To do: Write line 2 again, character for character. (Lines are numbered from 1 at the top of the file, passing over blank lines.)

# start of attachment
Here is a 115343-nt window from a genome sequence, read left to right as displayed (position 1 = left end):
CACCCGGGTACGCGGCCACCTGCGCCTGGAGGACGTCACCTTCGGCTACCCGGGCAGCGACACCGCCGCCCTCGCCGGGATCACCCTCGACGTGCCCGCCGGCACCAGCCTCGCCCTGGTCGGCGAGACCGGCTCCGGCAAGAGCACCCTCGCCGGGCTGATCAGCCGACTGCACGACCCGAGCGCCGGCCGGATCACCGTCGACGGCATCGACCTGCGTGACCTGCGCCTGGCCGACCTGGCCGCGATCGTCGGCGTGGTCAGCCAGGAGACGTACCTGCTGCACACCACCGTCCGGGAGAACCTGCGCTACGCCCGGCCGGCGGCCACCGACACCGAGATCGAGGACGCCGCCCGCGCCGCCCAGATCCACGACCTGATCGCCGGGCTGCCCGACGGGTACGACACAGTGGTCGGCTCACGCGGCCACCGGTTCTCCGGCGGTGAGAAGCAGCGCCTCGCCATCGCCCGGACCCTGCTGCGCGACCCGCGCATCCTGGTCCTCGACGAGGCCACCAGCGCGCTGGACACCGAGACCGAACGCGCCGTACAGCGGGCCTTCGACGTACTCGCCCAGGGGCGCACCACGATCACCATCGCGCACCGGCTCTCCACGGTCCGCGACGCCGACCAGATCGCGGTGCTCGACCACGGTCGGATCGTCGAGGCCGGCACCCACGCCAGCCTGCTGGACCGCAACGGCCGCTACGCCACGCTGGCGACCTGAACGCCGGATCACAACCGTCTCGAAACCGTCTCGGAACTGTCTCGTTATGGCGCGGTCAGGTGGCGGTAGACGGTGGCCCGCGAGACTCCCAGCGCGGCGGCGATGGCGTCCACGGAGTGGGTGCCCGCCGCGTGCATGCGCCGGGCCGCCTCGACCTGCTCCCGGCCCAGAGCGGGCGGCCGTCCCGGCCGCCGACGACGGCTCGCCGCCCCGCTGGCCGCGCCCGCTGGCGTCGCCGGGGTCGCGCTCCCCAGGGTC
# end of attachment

CACCCGGGTACGCGGCCACCTGCGCCTGGAGGACGTCACCTTCGGCTACCCGGGCAGCGACACCGCCGCCCTCGCCGGGATCACCCTCGACGTGCCCGCCGGCACCAGCCTCGCCCTGGTCGGCGAGACCGGCTCCGGCAAGAGCACCCTCGCCGGGCTGATCAGCCGACTGCACGACCCGAGCGCCGGCCGGATCACCGTCGACGGCATCGACCTGCGTGACCTGCGCCTGGCCGACCTGGCCGCGATCGTCGGCGTGGTCAGCCAGGAGACGTACCTGCTGCACACCACCGTCCGGGAGAACCTGCGCTACGCCCGGCCGGCGGCCACCGACACCGAGATCGAGGACGCCGCCCGCGCCGCCCAGATCCACGACCTGATCGCCGGGCTGCCCGACGGGTACGACACAGTGGTCGGCTCACGCGGCCACCGGTTCTCCGGCGGTGAGAAGCAGCGCCTCGCCATCGCCCGGACCCTGCTGCGCGACCCGCGCATCCTGGTCCTCGACGAGGCCACCAGCGCGCTGGACACCGAGACCGAACGCGCCGTACAGCGGGCCTTCGACGTACTCGCCCAGGGGCGCACCACGATCACCATCGCGCACCGGCTCTCCACGGTCCGCGACGCCGACCAGATCGCGGTGCTCGACCACGGTCGGATCGTCGAGGCCGGCACCCACGCCAGCCTGCTGGACCGCAACGGCCGCTACGCCACGCTGGCGACCTGAACGCCGGATCACAACCGTCTCGAAACCGTCTCGGAACTGTCTCGTTATGGCGCGGTCAGGTGGCGGTAGACGGTGGCCCGCGAGACTCCCAGCGCGGCGGCGATGGCGTCCACGGAGTGGGTGCCCGCCGCGTGCATGCGCCGGGCCGCCTCGACCTGCTCCCGGCCCAGAGCGGGCGGCCGTCCCGGCCGCCGACGACGGCTCGCCGCCCCGCTGGCCGCGCCCGCTGGCGTCGCCGGGGTCGCGCTCCCCAGGGTC